All in all, the report is very comprehensive and does address most, if not all safety issues raised by bicyclists. At the same time, it would have been useful to include data on the effects of combined improvements and consider the mobility challenges that bicyclists and pedestrians face with same degree of importance that is given to motorist mobility. There always seems to be an inherent default towards the motorist, when in fact the term “transportation” is meant to apply all forms, not just cars.

by Rick Brown

Leave a comment

Filed under Economic Development, Featured, Good Ideas, Politics, Public Transportation, the environment, Urban Planning

Is the Rust Belt Starting to "Get It" on Bicycling?

Photo: Flickr user DewCon, LaCrosse, Wisconsin

At the conclusion of this post is a list of Rust Belt metropolitan areas where clusters of bicycle-friendly organizations (communities, colleges, and businesses) have agglomerated. The numbers are based on those organizations which have been recognized as “bicycle-friendly” by the League of American Bicyclists. These clusters are important for several reasons:

  • The data shows that more places are “getting it,” not just “progressive” enclaves.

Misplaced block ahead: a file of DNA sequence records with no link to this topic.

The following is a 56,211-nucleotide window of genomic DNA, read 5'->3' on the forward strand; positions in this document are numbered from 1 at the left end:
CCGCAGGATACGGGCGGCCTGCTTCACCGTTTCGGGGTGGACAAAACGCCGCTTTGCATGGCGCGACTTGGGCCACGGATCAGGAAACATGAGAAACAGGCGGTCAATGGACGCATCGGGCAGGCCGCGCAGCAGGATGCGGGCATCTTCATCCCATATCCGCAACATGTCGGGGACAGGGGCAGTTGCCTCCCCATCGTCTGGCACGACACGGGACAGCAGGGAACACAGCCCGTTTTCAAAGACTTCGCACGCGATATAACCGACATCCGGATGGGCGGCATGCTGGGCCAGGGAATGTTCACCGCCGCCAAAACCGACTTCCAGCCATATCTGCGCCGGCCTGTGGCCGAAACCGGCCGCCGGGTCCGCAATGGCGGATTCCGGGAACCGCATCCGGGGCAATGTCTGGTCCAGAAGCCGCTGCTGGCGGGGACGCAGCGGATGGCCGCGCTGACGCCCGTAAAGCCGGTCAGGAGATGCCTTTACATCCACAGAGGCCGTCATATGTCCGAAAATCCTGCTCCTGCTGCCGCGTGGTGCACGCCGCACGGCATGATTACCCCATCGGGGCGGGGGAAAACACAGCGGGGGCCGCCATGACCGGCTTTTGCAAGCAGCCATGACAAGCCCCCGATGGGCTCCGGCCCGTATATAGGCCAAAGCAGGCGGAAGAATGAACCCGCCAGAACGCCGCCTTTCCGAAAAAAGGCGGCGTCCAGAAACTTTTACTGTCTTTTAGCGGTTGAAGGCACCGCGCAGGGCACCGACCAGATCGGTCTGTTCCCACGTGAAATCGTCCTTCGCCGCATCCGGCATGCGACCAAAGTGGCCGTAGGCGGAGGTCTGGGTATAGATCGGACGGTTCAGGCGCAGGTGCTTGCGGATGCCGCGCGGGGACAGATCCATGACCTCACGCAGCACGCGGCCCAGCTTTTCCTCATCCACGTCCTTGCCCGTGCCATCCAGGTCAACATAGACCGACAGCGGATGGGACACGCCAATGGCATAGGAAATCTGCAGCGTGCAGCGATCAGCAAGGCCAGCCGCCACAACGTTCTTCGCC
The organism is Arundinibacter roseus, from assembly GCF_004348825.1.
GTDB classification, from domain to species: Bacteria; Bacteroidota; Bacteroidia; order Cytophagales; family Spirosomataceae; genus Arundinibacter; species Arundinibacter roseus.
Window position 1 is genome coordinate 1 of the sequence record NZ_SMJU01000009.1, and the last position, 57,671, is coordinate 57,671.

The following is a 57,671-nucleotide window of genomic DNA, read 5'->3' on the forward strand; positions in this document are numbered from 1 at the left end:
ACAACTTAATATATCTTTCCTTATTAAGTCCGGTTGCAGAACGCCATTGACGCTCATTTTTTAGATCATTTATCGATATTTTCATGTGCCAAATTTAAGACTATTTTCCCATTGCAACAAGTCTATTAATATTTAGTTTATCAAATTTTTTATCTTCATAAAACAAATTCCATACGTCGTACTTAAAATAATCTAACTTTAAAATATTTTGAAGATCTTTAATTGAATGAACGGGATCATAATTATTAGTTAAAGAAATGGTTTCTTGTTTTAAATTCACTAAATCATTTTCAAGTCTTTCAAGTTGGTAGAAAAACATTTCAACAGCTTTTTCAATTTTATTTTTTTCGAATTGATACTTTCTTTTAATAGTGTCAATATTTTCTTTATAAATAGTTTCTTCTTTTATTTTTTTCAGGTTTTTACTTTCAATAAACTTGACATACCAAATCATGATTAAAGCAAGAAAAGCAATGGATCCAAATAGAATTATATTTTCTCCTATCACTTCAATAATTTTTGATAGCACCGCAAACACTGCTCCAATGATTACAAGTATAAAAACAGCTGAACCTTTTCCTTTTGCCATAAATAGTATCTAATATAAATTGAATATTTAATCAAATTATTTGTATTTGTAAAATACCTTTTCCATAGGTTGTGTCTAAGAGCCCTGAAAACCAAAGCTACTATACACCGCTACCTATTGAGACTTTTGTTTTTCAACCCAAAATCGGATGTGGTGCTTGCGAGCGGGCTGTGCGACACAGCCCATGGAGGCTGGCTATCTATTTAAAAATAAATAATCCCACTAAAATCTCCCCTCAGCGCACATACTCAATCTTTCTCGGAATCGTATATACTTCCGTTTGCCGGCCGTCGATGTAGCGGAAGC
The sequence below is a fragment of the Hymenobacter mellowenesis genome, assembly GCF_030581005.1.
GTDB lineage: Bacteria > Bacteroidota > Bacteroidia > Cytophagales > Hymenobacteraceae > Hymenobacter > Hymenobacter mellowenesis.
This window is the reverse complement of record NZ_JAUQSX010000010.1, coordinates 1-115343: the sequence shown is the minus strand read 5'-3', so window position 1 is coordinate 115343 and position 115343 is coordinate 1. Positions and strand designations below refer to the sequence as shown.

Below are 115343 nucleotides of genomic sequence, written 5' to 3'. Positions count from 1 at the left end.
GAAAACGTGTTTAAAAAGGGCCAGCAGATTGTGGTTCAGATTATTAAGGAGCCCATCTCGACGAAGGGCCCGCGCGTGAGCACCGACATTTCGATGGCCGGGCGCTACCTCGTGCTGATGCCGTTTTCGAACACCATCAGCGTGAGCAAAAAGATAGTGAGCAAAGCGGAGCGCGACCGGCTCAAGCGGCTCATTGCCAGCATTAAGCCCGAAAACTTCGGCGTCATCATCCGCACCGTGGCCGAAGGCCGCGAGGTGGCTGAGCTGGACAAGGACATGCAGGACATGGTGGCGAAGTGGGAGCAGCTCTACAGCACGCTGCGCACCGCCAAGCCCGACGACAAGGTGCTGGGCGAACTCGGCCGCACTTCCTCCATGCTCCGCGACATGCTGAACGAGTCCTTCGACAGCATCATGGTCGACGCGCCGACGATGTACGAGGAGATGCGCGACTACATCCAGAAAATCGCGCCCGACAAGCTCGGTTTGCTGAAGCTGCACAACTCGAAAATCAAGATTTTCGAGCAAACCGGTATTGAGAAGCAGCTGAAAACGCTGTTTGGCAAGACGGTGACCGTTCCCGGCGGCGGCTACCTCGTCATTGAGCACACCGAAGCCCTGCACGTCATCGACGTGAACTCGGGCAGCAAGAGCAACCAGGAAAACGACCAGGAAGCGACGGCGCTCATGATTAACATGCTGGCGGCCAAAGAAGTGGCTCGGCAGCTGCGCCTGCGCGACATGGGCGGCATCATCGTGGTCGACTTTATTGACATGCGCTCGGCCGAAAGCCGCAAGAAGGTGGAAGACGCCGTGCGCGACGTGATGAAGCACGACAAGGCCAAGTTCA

• They show that coordinated efforts are taking place in a variety of metropolitan areas, and broadly within each metropolitan area, not just in lone islands of bike friendliness.
  • They show healthy participation by the public sector, private sector, and by non-profits.
  • The data shows that one smaller Rust Belt metropolitan area deserves extra special recognition for the extent of bicycle-friendly organizations in their community compared to much larger urban areas – La Crosse, Wisconsin. On a per capita basis, La Crosse is definitely the most bicycle-friendly metropolitan area in the Rust Belt and may be in the entire country.

Source: cityoflacrosse.org

If your Rust Belt metropolitan area is not included in the list, consider contacting your local public officials, area business leaders, and local educational institutions or non-profits and ask them if they have considered becoming a bicycle friendly organization. If not, then ask them why not?

There is a good possibility that those metropolitan areas that fail to act soon will be left in the proverbial wake of the active/non-motorized transportation revolution. We are at an important crossroads in the Rust Belt, working to remain competitive in the 21st century. Being left behind from a dynamic trend of active transportation could spell the difference between future economic growth or gradual economic decline. Fortunately, those cities listed below, such as La Crosse, Wisconsin have taken the important steps necessary to define their future in a positive (and healthy) manner.

Here is the list:

  • (29) Twin Cities, MN – two communities, one university, and 26 businesses
  • (18) Pittsburgh, PA – one community, one university, and 16 businesses
  • (15) Indianapolis, IN – three communities and 12 businesses
  • (15) Madison, WI